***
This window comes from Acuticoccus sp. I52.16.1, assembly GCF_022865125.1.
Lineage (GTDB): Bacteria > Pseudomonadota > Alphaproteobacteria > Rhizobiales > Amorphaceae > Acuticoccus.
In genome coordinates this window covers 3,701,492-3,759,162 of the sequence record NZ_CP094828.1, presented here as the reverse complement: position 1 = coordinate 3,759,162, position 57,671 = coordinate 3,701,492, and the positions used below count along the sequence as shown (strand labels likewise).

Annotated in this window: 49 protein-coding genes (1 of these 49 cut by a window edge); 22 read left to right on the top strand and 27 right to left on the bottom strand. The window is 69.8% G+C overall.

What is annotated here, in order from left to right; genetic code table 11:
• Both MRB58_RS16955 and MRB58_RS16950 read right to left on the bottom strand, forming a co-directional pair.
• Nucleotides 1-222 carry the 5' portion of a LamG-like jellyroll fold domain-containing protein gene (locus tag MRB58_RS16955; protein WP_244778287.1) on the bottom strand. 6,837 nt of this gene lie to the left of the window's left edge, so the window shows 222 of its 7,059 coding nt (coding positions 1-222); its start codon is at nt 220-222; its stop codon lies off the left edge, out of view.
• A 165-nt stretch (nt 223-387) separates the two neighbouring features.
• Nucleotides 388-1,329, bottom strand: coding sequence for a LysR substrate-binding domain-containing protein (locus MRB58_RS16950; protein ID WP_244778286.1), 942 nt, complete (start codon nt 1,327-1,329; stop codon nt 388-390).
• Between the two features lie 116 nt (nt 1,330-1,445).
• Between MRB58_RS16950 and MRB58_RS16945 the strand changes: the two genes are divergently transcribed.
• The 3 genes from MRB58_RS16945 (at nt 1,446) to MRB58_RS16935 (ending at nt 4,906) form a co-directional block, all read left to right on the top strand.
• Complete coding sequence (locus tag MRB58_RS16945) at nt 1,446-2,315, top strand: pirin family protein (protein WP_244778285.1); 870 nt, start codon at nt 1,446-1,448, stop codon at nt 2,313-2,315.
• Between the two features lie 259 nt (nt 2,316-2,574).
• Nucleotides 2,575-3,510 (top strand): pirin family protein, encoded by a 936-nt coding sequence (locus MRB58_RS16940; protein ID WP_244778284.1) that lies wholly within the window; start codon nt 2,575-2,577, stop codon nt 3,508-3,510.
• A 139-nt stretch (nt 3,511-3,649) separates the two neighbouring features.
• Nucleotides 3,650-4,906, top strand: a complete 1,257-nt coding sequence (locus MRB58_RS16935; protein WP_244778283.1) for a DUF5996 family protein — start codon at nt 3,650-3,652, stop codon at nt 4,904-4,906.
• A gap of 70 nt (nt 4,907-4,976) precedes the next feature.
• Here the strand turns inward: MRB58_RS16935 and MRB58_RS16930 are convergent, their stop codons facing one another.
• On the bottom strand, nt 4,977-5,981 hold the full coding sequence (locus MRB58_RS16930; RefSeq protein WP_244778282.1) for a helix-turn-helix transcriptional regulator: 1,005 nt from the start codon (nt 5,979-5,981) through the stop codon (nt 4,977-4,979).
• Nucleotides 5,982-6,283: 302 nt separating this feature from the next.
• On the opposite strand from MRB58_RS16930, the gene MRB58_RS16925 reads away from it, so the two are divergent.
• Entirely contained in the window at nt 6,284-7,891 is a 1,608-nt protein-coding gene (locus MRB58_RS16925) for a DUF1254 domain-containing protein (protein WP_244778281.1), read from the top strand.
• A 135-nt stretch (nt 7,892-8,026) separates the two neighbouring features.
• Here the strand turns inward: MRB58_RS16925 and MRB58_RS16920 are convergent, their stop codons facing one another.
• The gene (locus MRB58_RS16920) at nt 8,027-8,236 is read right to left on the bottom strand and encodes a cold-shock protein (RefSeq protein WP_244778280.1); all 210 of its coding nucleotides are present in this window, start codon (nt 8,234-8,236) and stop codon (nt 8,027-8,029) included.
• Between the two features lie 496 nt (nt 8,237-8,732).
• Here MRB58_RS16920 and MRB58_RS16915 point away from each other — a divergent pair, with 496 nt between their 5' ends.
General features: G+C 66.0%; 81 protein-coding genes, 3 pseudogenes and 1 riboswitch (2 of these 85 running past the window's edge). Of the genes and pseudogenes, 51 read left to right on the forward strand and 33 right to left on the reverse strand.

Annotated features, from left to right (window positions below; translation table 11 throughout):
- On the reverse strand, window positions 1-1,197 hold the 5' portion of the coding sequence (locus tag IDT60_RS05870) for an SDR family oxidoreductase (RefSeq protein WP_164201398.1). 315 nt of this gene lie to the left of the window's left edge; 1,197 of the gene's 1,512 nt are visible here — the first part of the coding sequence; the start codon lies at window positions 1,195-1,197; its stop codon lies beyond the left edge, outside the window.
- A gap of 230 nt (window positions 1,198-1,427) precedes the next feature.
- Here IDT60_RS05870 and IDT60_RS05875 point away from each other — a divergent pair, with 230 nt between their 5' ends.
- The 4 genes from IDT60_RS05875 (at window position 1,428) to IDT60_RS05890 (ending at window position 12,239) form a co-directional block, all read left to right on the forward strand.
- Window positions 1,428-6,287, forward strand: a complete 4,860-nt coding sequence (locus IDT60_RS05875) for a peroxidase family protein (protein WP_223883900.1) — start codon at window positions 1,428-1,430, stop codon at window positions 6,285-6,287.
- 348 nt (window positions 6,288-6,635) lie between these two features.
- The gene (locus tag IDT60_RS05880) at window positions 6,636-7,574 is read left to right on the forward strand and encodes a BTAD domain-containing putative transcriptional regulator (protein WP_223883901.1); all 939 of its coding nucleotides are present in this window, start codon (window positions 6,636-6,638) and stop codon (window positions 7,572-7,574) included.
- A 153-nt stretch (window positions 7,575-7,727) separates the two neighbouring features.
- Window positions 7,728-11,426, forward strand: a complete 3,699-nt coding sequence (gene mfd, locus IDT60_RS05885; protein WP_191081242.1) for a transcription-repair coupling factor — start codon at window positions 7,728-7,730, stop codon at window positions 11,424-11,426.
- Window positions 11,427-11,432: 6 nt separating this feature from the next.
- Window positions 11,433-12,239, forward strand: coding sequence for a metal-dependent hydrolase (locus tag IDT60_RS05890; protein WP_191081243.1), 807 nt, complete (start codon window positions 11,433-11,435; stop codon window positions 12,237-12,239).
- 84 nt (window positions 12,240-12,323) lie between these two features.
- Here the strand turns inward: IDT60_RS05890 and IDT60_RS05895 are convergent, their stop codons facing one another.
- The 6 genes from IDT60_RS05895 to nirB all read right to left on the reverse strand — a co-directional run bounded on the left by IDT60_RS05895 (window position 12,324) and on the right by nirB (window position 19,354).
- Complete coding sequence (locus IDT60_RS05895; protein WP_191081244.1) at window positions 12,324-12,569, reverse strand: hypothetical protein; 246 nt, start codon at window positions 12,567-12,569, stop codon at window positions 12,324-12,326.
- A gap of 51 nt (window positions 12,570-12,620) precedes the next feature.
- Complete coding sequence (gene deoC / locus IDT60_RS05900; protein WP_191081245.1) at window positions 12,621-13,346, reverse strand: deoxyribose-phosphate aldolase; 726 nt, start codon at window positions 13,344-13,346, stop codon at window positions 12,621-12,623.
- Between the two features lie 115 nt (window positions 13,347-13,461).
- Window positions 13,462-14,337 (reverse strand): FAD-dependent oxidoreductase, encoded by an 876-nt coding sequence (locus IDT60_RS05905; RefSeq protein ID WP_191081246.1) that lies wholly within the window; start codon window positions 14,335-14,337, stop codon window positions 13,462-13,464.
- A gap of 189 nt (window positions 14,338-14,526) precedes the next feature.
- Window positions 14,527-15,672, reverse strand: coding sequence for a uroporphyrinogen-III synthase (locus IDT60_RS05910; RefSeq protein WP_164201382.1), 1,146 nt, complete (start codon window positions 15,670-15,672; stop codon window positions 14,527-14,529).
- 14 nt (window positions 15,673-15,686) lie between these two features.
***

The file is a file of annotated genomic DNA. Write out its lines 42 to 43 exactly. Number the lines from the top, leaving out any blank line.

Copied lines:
- 84 nt (window positions 12,240-12,323) lie between these two features.
- Here the strand turns inward: IDT60_RS05890 and IDT60_RS05895 are convergent, their stop codons facing one another.